New financial models are expected to help propel solar from being an "alternative energy" to a mainstream industry, states U.S.-based Clean Edge. It adds that PV revenues are forecast to grow to $123.6 billion by 2022. Meanwhile, solar energy will continue to expand as a major economic force, with an increasing focus on the technology's deployment.

Overall, the clean technology research and consulting firm has identified five clean energy trends in its latest "Clean Energy Trends 2013" report, and provided an overview of the renewable energy systems (RES) market.

In its solar energy market predictions, Clean Edge highlights that it is not just the big investors that are shifting focus toward deployment. Distributed solar financing will also come of age this year, and will be one of the main trends to watch.

In fact, the report authors argue that the near to mid-term will be all about getting assets in the ground. That is where the action will be and it will take many forms, from large corporate investments to crowdfunding, and will span the world, from the U.S. to Japan.
http://www.pv-magazine.com/news/deta...try_100010571/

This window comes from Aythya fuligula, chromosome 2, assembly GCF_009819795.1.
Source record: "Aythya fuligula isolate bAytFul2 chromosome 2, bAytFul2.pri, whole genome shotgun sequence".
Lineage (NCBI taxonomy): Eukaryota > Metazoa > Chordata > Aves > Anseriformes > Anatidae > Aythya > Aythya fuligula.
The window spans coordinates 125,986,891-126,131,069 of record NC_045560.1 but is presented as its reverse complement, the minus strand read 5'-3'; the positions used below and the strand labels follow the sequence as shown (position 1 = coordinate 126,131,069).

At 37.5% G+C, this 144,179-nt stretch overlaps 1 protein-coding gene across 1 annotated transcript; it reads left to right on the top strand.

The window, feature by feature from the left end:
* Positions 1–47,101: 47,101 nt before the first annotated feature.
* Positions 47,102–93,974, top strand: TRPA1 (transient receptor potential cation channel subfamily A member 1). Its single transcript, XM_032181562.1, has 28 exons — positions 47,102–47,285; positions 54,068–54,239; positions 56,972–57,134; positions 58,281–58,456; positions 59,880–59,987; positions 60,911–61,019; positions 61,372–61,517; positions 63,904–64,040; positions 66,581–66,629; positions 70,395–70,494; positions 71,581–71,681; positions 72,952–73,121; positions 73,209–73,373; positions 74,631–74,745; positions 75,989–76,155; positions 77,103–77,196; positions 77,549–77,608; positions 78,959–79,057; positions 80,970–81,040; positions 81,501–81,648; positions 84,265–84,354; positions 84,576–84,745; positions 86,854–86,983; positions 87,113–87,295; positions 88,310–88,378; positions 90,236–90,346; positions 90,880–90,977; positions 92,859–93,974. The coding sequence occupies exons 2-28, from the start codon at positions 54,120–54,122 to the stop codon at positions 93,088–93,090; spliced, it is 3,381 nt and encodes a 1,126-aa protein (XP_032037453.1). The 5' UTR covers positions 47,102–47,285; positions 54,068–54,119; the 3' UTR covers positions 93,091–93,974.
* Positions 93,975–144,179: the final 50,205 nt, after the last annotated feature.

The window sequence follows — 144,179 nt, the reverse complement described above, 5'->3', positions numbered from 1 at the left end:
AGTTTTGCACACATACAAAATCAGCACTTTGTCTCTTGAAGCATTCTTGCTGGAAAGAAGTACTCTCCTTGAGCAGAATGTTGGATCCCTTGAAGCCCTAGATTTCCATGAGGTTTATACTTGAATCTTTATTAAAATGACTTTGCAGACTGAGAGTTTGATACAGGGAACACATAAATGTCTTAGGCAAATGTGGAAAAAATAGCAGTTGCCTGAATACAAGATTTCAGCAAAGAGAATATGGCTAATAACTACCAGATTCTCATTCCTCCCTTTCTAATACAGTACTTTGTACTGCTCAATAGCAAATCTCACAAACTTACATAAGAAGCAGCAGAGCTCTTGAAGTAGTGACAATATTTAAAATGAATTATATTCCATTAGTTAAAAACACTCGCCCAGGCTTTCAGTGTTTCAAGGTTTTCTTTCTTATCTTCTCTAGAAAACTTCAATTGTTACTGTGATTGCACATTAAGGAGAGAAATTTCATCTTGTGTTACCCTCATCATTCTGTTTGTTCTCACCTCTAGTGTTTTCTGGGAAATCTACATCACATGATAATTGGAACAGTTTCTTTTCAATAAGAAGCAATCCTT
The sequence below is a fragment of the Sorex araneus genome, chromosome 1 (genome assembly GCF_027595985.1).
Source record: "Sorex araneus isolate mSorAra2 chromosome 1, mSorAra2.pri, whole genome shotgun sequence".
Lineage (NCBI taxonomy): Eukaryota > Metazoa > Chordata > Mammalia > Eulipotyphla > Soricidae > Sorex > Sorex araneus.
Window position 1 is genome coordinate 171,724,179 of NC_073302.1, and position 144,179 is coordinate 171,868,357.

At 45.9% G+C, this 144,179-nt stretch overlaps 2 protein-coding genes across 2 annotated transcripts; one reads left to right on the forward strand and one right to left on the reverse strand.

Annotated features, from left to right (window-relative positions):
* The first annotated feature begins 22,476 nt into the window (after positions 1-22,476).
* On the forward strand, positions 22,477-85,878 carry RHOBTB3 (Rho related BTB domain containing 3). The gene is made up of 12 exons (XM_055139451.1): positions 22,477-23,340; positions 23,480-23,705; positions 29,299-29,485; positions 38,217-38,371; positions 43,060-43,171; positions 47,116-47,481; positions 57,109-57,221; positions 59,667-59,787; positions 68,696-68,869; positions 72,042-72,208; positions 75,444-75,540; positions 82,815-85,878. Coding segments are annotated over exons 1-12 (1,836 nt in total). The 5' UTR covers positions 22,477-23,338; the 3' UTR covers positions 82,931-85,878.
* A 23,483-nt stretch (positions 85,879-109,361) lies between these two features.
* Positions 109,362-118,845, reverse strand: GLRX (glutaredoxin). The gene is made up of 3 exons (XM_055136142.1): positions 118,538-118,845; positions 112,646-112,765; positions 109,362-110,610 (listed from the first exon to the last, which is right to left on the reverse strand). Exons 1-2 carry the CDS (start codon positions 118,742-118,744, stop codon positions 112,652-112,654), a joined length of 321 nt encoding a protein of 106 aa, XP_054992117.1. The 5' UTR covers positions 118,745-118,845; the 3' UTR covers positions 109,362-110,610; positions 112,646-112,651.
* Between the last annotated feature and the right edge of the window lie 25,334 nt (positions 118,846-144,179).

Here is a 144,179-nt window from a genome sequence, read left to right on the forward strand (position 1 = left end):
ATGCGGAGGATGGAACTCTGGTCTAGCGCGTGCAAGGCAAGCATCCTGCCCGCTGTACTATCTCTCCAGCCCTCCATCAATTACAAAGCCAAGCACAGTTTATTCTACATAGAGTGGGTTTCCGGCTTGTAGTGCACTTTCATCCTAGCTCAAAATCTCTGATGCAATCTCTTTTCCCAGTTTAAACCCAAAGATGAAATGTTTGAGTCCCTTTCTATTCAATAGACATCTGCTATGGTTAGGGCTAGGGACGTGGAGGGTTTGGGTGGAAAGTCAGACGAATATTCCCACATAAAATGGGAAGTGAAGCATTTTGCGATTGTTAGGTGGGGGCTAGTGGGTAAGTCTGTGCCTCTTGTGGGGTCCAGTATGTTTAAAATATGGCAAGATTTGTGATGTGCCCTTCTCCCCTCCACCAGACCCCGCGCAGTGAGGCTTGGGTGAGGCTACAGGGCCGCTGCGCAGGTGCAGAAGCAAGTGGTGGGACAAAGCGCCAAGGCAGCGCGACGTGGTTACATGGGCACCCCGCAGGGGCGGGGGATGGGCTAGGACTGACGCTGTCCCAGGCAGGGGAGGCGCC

Quote:
Government of Uruguay inaugurates country’s first solar power plant
By Julia Chan - 15 March 2013, 11:06
In News, Power Generation, Project Focus

The government of Uruguay will celebrate the country’s first solar power plant at an inauguration ceremony due to be held later today.

Owned by Uruguay’s energy regulator Dirección Nacional de Energia (DNE), the 481kWp installation has been constructed alongside the Salto Grande hydroelectric dam near the border with Argentina.

The site was chosen for the project because the area receives high levels of sunshine which are comparable to irradiance levels in Andalucia, Spain, the government said. In addition, the project has been built within a park that is guarded, thus preventing vandalism.

The US$4 million PV system is equipped with 2,240 modules and two 250kw inverters. DNE will be responsible for providing operation and maintenance services for a period of 10 years.
http://www.pv-tech.org/news/governme...ar_power_plant

Quote:
Indian solar market estimated at US$2.05 billion for 2013